Vienna Connection’s Designer Journal #2

When Agents show up too often in one place, they may get noticed. Somebody will pay attention to the activity. The same faces, the mysterious talks, the late-night meetings. Somebody will recognize what’s going on. And by somebody, I mean KGB.

In Vienna Connection, we have rules of Exposure. Player characters, when visiting particular Zones, get exposed. In the Polish translation of the game, we used the word overexposed, a technical word known to everyone who does photography. We didn’t need to wait long for the drama to start on Polish social media.

Who came with this word?! What a joke! What morons work at Portal! Cannot they translate their own game? Overexposed agent, are you kidding me?

And so on.

I try not to interact when dramas start, but Przemysław Rymer, who wrote the story for the game, stepped in and wrote one single comment.

Overexposed is a term I came across in one of the publications – it was the Internal Security Review published by the Internal Security Agency or archival materials made available for the public during the Military Information Service liquidation; I don’t remember now which one it was. You need to remember that access to these documents changes over time because the conservative commanders don’t like sharing anything. Sometimes rightly so.

Most of the former agents say nothing about their work; this applies to both Suvorov and all other gentlemen from the agencies. Slang is also a contractual thing. What is “true” in one report is “fake” in the other. These are all half-truths; we move in a particular fluidity of terms. In any case, the word “overexposed” is used, and as a Polish equivalent, I took it after some searches and conversations as “highlighting.”

That shut down the drama swiftly. It turned out the writer knows his shit.

I mention this funny social media adventure to tell you once again, as I say it over and over again – in the process of designing a game, whatever this is a story-driven campaign or dry euro, there is an army of people involved. We don’t create games in one weekend. We don’t do it in a few hours and send it to print. There are months of research. Discussions and debates. Brainstorming and testing. There are hundreds of pages read. There is a ton of preparation before the game is ready.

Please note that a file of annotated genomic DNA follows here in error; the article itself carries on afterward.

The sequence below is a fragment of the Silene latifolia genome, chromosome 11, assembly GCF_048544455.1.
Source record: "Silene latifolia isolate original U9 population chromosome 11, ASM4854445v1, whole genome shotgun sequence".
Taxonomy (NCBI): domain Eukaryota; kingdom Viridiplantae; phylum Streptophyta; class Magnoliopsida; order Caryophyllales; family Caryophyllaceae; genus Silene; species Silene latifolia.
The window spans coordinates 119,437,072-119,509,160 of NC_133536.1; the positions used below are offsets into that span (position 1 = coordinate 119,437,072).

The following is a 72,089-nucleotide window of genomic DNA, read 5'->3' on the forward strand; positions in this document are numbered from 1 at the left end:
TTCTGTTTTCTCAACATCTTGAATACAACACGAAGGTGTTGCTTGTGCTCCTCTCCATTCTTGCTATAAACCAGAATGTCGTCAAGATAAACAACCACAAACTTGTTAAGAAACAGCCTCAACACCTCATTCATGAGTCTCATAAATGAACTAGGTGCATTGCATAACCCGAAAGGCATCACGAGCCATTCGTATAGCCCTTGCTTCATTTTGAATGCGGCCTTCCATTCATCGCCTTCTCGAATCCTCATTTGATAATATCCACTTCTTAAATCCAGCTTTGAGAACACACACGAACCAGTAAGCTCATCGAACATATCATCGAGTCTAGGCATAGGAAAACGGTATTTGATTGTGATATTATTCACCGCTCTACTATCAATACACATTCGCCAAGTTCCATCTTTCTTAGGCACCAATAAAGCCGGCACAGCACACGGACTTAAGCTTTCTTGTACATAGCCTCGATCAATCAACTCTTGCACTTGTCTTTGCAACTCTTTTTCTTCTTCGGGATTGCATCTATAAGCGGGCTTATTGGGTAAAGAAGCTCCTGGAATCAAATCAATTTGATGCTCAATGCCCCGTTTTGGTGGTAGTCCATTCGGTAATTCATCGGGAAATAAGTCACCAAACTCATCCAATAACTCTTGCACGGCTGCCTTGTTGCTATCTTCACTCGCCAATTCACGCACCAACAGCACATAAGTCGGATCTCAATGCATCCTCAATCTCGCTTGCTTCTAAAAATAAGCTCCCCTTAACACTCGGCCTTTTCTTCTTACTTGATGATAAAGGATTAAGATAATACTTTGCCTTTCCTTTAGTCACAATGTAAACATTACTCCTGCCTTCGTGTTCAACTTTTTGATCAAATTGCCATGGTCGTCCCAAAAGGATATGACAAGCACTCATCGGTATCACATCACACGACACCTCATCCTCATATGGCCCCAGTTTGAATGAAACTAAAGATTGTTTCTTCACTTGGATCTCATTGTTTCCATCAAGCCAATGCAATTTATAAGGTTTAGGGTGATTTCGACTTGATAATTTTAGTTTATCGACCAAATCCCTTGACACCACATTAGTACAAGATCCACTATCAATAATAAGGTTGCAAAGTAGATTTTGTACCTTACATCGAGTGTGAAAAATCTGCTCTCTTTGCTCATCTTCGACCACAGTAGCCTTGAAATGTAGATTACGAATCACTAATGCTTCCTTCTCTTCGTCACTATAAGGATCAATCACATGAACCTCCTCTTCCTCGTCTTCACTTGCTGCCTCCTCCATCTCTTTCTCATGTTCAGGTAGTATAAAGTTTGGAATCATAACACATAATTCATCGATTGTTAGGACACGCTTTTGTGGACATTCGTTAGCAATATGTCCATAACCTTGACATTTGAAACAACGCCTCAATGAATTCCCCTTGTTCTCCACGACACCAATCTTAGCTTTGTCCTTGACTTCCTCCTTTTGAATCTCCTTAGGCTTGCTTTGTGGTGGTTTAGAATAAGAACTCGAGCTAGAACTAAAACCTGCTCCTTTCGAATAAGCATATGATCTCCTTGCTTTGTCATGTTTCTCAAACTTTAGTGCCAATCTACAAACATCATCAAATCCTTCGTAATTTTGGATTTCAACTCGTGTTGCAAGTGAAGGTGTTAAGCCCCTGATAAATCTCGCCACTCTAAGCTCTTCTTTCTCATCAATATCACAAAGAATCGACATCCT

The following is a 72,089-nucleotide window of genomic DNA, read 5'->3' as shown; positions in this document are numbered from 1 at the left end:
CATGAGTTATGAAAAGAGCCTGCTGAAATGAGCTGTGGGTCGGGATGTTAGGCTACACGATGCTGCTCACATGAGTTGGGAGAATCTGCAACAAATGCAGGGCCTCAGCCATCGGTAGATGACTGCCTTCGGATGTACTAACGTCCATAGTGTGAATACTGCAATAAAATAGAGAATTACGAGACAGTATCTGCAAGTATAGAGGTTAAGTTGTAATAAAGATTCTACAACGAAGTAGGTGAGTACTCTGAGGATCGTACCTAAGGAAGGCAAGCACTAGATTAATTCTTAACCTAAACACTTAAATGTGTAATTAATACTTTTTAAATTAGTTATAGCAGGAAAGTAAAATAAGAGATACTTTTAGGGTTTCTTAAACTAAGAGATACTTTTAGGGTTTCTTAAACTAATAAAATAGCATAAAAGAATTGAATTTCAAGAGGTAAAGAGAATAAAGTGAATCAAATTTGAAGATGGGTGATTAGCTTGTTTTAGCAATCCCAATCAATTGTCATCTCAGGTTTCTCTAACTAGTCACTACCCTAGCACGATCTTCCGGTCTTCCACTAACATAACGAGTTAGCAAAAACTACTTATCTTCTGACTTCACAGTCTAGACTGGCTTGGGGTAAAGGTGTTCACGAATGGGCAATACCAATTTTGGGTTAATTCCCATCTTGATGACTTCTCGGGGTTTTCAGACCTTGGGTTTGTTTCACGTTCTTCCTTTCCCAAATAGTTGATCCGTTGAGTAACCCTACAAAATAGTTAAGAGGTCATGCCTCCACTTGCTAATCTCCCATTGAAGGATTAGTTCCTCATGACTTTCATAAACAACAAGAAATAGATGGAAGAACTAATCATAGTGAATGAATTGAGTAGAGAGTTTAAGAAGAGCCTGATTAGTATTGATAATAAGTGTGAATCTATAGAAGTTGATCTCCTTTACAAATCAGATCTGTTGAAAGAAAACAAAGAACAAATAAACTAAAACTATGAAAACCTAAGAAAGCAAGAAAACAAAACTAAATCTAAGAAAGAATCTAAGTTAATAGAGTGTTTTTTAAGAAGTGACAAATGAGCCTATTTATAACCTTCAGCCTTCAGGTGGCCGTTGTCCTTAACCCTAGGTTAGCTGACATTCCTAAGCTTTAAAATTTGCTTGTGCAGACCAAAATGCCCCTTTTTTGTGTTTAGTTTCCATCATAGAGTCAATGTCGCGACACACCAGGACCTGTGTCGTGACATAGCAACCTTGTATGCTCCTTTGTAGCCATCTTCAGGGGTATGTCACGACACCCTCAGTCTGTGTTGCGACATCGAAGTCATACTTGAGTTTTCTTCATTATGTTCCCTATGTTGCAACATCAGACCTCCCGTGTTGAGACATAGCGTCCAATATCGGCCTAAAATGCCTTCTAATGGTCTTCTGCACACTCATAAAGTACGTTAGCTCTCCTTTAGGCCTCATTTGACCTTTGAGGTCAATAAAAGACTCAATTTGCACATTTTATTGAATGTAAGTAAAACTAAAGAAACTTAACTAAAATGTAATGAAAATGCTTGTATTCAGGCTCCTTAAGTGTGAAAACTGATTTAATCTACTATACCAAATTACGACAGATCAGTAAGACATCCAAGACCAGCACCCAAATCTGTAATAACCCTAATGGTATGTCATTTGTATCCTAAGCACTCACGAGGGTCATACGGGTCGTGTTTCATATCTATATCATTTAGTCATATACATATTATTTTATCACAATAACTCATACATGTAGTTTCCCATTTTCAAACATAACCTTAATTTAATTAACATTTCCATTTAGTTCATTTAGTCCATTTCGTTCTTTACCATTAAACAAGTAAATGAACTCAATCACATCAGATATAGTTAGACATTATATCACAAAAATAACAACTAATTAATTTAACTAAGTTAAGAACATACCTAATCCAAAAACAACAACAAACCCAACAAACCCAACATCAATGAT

Put trust in the dev teams. Put trust in a fact there is a team of people who work on a game 8 hours a day, for long months. That’s their job to deliver you a fantastic product. Don’t start the drama because you don’t understand something. Just ask. Ask: “Why did you choose overexposed as a term? It’s an unusual choice.” instead of “Those people are morons, what are they doing there!”

We, designers, love to talk about our designers. We gladly explain if you have questions! 

P.S. And to close up with another crazy example from our dev – during the work on Vienna Connection, we reached the Ministry of Transport of one of the countries from the former East block to get access to maps from 1977 of certain regions important for the game. Believe it or not, using Google Maps is cool, but if you want to check how the area looked in 1977, Google Maps may not be the option. And believe it or not, they responded and helped, and we get an official reply from Ministry.

Yes, we do our research.

No comments yet.

Leave Your Reply

This site uses Akismet to reduce spam. Learn how your comment data is processed.


We are bookworms. Movie maniacs. Story addicts. We grew up reading Tolkien, Howard, Herbert, Dick, Lem… We were watching Willow, Blade Runner, Never Ending Story, Robin Hood…

And yet, we don’t write books… we don’t make movies. We don’t make those things, because we make games. We make games that tell stories.

For Press Releases